Retired American tennis player Andy Roddick won’t be playing at the U.S. Open this year (despite the best wishes of some fans), but he is watching the matches closely, especially those of Serena Williams, the tournament’s defending champion — the only champion who’s been forced to deflect accusations of match-fixing and body-shaming takedowns, seemingly all at once.
At the U.S. Open, Williams is attempting to win her 22nd career Grand Slam title to tie Steffi Graf for second all-time, which would also give her a true calendar year Grand Slam — the first since Graf did it in 1988. With so much history on the line for Williams, Roddick voiced his support for her in an interview with The New York Observer published on Wednesday.
Roddick, who’s been best friends with Williams since they were 8 years old, reflected on their journey together, noting that he faced far less criticism over the years for his outlandish behavior compared to her (emphasis ours).
To see her come from the 10-year-old with beads in her hair — I mean [expletive], just to see her become just this complete icon and the best female athlete of all time. I love the respect she’s getting this week in the lead-up too. She has the support of an entire country. We threw lots of fits on the court. I was a [jerk] a lot of the time, and I didn’t get a quarter of the criticism that she ever got. To see her at this moment, and on the precipice of doing something great, and that will be remembered forever, it’s just so cool. I’m so happy for her, and I hope she does it.”
Throughout his professional tennis career, Roddick was poorly tempered and indignant to entire legions of tennis officials. He even tried to fight Novak Djokovic in the U.S. Open locker room in 2013. In press conferences and at events, Roddick was known for brushing it all away with self-deprecating humor, escaping harsh media criticism while he racked up fines for his antics. Generally, any time Roddick had displayed disrespectful behavior, he’s been able to simply exit the moment by leveraging his privilege as a white male in a sport that’s long been dominated, culturally and in terms of record holders, by white males.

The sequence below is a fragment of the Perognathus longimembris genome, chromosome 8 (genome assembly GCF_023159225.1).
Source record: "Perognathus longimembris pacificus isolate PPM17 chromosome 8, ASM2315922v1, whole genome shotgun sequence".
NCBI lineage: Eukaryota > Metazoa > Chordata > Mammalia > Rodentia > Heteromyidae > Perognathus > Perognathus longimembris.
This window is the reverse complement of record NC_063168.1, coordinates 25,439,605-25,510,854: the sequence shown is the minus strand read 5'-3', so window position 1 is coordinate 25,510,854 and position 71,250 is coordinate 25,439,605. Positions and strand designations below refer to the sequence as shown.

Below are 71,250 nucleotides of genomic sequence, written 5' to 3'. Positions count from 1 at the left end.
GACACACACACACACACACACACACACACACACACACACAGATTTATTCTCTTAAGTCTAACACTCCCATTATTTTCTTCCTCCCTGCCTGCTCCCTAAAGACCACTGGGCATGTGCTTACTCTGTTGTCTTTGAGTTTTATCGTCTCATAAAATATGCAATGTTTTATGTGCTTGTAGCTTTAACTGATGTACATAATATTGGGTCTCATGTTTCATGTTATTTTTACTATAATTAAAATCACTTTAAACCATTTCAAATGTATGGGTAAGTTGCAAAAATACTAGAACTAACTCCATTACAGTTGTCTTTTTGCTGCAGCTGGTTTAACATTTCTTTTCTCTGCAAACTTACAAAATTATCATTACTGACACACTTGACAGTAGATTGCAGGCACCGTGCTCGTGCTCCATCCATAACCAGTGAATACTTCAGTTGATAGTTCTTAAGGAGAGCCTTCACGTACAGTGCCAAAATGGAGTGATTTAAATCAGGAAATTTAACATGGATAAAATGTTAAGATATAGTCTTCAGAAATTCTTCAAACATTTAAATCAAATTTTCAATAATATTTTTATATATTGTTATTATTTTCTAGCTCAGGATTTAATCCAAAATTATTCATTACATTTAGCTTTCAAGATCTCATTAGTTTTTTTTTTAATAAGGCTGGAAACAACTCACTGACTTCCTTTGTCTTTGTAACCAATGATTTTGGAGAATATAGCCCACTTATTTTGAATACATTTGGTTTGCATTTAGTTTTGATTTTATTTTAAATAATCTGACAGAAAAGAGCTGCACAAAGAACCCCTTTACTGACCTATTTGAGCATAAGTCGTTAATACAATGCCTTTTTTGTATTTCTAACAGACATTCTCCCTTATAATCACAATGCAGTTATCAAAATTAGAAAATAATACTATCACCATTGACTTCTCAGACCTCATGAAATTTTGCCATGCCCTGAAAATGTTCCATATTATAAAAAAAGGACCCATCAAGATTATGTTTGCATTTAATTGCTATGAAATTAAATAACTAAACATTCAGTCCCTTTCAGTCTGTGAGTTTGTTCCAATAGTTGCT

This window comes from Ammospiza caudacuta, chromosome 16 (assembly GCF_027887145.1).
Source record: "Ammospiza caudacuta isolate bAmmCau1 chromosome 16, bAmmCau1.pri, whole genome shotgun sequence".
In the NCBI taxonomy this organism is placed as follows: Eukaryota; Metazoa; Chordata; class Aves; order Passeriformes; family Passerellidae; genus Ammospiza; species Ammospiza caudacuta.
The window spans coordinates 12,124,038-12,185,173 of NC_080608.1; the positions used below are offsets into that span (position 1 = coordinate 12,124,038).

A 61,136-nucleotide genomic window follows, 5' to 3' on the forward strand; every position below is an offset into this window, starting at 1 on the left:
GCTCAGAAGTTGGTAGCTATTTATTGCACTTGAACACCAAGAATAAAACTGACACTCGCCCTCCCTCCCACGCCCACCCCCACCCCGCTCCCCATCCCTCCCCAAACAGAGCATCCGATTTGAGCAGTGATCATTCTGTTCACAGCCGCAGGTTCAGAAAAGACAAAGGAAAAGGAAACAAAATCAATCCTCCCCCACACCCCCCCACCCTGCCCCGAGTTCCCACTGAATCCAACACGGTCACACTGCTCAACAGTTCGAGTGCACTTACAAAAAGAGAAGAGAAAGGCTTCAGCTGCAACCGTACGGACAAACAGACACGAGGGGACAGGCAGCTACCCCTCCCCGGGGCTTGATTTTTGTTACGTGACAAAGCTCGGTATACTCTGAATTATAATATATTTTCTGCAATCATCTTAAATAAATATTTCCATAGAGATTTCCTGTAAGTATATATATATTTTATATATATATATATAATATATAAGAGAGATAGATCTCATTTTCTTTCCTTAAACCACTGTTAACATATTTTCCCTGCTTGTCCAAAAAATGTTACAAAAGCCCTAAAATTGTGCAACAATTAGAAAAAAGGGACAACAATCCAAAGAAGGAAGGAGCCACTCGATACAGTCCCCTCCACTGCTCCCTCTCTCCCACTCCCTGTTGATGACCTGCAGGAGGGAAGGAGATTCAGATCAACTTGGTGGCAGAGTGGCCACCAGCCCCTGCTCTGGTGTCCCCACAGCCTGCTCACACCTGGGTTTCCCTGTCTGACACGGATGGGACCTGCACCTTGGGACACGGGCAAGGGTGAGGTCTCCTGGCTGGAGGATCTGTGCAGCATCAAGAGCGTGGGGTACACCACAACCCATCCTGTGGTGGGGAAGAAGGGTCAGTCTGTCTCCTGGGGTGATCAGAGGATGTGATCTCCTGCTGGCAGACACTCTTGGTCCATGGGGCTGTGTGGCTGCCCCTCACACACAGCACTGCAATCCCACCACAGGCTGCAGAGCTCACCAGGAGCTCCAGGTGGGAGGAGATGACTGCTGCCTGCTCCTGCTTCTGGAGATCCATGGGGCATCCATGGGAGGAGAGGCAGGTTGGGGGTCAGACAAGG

Ultimately, Roddick’s bad-boy image isn’t anything that he can’t joke about. In fact, he did just that in February, reading a tongue-in-cheek apology note to tennis officials he’s abused over the years on Fox Sports Live. And it was funny, too! The ability to candidly joke about one’s multiple public meltdowns and takedowns of officials on the court is not something that’s ever been afforded to Williams, a vastly more accomplished professional than Roddick.
As Roddick pointed out to The New York Observer, Williams simply gets criticized more for doing less. Claudia Rankine dutifully explored why that is in her August New York Times Magazine piece on Williams, noting attacks on Williams and her body have often come in the form of blissfully wrapped and coded racist sentiments.
Imagine that you’re the player John McEnroe recently described as ‘‘the greatest player, I think, that ever lived.’’ Imagine that, despite all this, there were so many bad calls against you, you were given as one reason video replay needed to be used on the courts. Imagine that you have to contend with critiques of your body that perpetuate racist notions that black women are hypermasculine and unattractive. Imagine being asked to comment at a news conference before a tournament because the president of the Russian Tennis Federation, Shamil Tarpischev, has described you and your sister as ‘‘brothers’’ who are ‘‘scary’’ to look at. Imagine.
What Rankine describes is not impossible to imagine, because, as Roddick inferred, this shit’s been happening. Time and time again.
It just took one black woman, a 21-time Grand Slam winner, and her imminent future as tennis’ G.O.A.T. for us to earnestly talk about it.